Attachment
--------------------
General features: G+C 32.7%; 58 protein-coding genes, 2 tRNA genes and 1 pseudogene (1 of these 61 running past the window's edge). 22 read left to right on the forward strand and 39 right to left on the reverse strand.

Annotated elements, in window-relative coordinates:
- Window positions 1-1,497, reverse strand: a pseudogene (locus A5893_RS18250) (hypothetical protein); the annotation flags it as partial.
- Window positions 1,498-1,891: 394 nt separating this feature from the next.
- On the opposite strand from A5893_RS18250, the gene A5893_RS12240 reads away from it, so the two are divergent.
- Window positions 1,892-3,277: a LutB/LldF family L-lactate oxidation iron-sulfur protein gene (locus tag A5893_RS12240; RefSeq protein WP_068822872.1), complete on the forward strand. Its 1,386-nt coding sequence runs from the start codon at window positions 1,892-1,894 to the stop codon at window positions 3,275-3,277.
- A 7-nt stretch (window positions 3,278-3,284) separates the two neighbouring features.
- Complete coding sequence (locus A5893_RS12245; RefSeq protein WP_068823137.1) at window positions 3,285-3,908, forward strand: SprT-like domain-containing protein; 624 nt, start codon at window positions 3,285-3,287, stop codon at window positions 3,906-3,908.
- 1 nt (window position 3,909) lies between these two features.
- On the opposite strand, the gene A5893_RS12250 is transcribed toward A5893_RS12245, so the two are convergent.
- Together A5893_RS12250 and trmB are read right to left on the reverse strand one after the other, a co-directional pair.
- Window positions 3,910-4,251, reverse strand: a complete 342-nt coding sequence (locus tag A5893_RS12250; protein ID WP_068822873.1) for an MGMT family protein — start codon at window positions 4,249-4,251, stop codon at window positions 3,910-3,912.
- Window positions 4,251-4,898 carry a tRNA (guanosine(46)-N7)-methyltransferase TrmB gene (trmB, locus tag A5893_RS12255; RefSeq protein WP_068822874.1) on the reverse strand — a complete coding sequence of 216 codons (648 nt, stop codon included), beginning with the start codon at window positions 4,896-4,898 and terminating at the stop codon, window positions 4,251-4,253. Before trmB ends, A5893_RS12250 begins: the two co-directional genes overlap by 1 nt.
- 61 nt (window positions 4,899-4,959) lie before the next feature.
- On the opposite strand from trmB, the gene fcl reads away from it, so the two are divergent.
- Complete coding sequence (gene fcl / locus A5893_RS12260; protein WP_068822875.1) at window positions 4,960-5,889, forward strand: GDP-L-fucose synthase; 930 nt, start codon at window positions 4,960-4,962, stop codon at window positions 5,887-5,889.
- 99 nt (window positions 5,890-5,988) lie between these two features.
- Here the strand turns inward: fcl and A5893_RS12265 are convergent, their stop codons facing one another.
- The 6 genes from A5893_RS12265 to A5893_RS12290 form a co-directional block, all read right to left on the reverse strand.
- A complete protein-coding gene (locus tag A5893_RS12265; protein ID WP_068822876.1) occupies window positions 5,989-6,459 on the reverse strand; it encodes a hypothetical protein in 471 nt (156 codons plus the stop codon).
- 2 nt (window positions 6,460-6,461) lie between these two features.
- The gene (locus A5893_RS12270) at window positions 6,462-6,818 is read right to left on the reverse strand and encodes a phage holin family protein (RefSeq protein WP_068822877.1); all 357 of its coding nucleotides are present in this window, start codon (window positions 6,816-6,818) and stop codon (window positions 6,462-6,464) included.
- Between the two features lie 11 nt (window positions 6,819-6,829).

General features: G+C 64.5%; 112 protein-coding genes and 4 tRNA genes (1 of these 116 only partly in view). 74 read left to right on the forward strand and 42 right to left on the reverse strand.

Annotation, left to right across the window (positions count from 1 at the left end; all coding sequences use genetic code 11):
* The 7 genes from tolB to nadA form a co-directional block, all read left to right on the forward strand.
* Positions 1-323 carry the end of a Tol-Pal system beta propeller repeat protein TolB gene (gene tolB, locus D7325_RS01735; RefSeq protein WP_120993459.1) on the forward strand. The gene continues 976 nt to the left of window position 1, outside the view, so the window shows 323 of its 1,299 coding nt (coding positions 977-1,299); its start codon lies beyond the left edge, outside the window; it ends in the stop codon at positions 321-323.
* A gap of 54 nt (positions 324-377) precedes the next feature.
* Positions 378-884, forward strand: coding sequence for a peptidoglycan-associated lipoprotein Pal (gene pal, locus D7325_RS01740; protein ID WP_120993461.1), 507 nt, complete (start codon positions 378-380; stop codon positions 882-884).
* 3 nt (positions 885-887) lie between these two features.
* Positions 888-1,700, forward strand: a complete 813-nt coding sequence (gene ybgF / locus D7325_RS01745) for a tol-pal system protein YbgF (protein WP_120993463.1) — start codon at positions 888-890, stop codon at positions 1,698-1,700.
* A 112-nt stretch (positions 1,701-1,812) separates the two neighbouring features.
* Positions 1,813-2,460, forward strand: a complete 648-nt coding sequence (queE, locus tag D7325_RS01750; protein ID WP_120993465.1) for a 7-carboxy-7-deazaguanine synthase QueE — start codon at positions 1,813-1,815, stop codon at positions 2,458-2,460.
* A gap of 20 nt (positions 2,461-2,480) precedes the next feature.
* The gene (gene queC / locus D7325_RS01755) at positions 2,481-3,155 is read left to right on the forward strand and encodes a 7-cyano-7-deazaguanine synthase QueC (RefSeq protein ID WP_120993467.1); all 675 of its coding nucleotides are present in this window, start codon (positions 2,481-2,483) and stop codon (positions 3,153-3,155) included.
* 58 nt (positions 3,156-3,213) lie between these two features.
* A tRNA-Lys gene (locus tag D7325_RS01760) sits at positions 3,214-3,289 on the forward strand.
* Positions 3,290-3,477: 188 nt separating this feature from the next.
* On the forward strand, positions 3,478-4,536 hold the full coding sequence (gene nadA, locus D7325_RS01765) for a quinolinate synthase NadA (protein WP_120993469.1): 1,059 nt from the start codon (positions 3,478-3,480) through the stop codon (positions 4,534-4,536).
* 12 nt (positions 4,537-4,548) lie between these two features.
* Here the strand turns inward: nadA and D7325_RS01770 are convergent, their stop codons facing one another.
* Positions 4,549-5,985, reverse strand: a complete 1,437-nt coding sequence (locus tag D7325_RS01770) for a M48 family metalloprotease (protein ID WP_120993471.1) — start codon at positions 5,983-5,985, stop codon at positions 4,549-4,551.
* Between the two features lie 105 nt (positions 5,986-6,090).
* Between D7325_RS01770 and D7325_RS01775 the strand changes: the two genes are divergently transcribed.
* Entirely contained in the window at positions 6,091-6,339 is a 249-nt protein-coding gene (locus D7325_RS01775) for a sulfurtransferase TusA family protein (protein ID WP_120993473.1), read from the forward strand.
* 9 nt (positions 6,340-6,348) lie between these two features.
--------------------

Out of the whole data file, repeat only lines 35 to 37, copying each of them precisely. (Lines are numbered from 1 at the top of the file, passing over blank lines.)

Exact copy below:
* The gene (gene queC / locus D7325_RS01755) at positions 2,481-3,155 is read left to right on the forward strand and encodes a 7-cyano-7-deazaguanine synthase QueC (RefSeq protein ID WP_120993467.1); all 675 of its coding nucleotides are present in this window, start codon (positions 2,481-2,483) and stop codon (positions 3,153-3,155) included.
* 58 nt (positions 3,156-3,213) lie between these two features.
* A tRNA-Lys gene (locus tag D7325_RS01760) sits at positions 3,214-3,289 on the forward strand.